Guest blogger Karen Romano Young aboard the icebreaker Healy, June 26, 2010.
Say it ain’t so. My time with ICESCAPE aboard the jolly red icebreaker Coast Guard Cutter Healy has come to an end. Kathryn Hansen, NASA’s cryosphere writer, joins the ship via helicopter from Barrow on Monday, June 28. Then the helicopter takes me back to that small town on the edge of the Beaufort Sea, the northernmost point in North America and home to our community observer, Benny Hopson.
Benny has told me a lot about Barrow, told me about some whale scientists to talk to, and advised me to attend the Nalukataq, the celebration that marks the spring whaling hunt. If I’m lucky I’ll meet Harry Brower, Jr., a whale researcher who brought in the first bowhead of the whaling season -- and I might even get thrown into the air at the blanket toss that’s the hallmark of Nalukataq.
I’ll be busy in Barrow, but I’ll be sad too, regretful about having to leave this wonderful group of scientists and “coasties”, which is what we affectionately call the men and women who look after the research needs of our country so well -- and who have done each of us aboard ICESCAPE so many good turns. I’m grateful to the scientists, too, for their patience and forebearance in the face of my efforts to understand their work. This has been a crash course in Arctic ocean science for me, and it has been full of difficult concepts and surprises.
One thing that is not a surprise is the continued confirmation that the Arctic ice is melting due to climate change, and that the climate change is due to global warming, and that the melting of the Arctic ice is a sign of the averse effects of human activities on our planet. Scientists, Coast Guard, and everyone who spends time in the Arctic is in agreement about the decrease in the sea ice that supports a vital and rich food chain, and which contributes to the circulation of water throughout the planet.
I’m glad that NASA cared enough to send the scientists to study the Arctic ecosystem in an effort to get new evidence to support and strengthen their satellite surveillance of the area. And I’m grateful that they sent me along to help cover it. I appreciate all three of my blog hosts, and to Ann Downer-Hazell, host of the Science + Story blog: hey Ann, I kept my promise. I found you an eddy chaser!
His name is Bob Pickart, a physical oceanographer from Woods Hole Oceanographic Institution. Pickart and his technician, Frank Bahr, are here measuring the circulation and water types throughout this cruise, using an instrument called the Acoustic Doppler Current Profiler, which emits sound signals from the Healy’s hull. “It emits sound that reflects off the particles (plankton and other substances) in the water. If the bugs are moving, that tells you how the water’s moving relative to the ship.” Pickart uses the ADCP together with the CTD to link the character of the water with the currents and the sea floor, and supplies data about it to the other ICESCAPE scientists. As the cruise moves north (without me!) of Barrow and into a particularly volatile area, Pickart will shift gears, taking a more active role in guiding the ship’s path -- and maybe getting the chance to chase an eddy or two.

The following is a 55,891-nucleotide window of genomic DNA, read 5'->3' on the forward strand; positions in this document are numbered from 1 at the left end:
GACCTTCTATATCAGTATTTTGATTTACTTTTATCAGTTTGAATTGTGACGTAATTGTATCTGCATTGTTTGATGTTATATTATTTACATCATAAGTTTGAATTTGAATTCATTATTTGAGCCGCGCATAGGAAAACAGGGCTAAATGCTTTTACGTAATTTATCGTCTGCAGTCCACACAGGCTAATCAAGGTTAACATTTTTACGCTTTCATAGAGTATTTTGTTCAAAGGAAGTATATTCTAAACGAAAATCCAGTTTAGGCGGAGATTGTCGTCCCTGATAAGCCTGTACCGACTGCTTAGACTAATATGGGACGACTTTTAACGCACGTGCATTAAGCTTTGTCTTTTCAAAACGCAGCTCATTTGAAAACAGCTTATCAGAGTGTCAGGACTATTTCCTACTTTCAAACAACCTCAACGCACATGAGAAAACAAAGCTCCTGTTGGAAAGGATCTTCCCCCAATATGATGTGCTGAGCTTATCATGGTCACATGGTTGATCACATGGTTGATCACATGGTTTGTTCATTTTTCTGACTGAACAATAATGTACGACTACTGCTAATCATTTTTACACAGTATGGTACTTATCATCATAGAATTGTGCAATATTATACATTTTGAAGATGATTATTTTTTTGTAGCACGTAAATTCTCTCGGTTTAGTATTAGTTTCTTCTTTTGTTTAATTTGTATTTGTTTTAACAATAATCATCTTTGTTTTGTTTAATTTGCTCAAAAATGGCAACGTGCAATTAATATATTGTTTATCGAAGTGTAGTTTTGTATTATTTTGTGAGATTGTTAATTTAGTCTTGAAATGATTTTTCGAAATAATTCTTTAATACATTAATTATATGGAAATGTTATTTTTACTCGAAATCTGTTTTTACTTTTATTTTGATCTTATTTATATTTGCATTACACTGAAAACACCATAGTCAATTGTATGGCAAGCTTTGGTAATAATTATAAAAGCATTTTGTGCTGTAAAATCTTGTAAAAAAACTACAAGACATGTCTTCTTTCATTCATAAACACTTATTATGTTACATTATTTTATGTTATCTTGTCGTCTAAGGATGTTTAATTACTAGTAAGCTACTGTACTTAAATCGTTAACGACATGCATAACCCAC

Pickart’s images from an expendable probe called the XBT reveals temperature at different depths. Can you spot the eddy? (top left)
Eddies form near the boundary of two different water types where there is often a strong current running parallel to the boundary. The current begins to “wiggle” and eventually pulls water from one side of the boundary to the other in the form of a lens (or eddy in oceanographic jargon). Bob Pickart provided this animation of eddy formation.
In the Arctic these eddies are tiny, often only 10 miles across. If Pickart can find an eddy, the Healy may attempt to stay with it, giving Pickart and the rest of the ICESCAPE team the chance to examine one up close. “It can be like finding a needle in a haystack,” says Pickart. But it’s a worthwhile needle, one that could reveal the mechanism that carries cold Pacific water from the shelf into the central Arctic, where it helps maintain the halocline, the salty barrier layer that keeps the deep, warm Atlantic water from rising to the top of the water column, where it could melt the Arctic ice sheet.
Oceanographers know the Pacific waters get there, but not how. Pickart’s focus haystack is the shelf break jet, formed at the boundary of the Pacific water and the central Arctic water. This jet is known to be unstable, and the hope is that it will be spinning off eddies of cold Pacific winter water at this time of year.
The original plan had been for ICESCAPE to run transects (paths of stations) in lines radiating out from Barrow, using the instruments we’ve been using since Dutch Harbor -- finding out what sorts of organisms live in the water, what they live on, and what their health is. As a group, the scientists understand the vitality of Barrow Canyon -- a deep canyon north of the town of Barrow -- and are eager to see what is happening here. Enter Bob Pickart to run quick stations using the CTD and ADCP only to measure salinity temperature and velocity in hope of finding one of these cold spirals down deep.
What they find by chasing an eddy may contribute greatly to the understanding of how water, and other vital properties, moves through the Arctic -- and that, in turn, will make it easier to see how the Arctic will be affected by climate change.
Thank you for reading my ICESCAPE blogs at Science + Story. For more on ICESCAPE, please see my blog posts at Climate Central and NASA What on Earth? and Haley Smith Kingsland’s blog at the ICESCAPE site.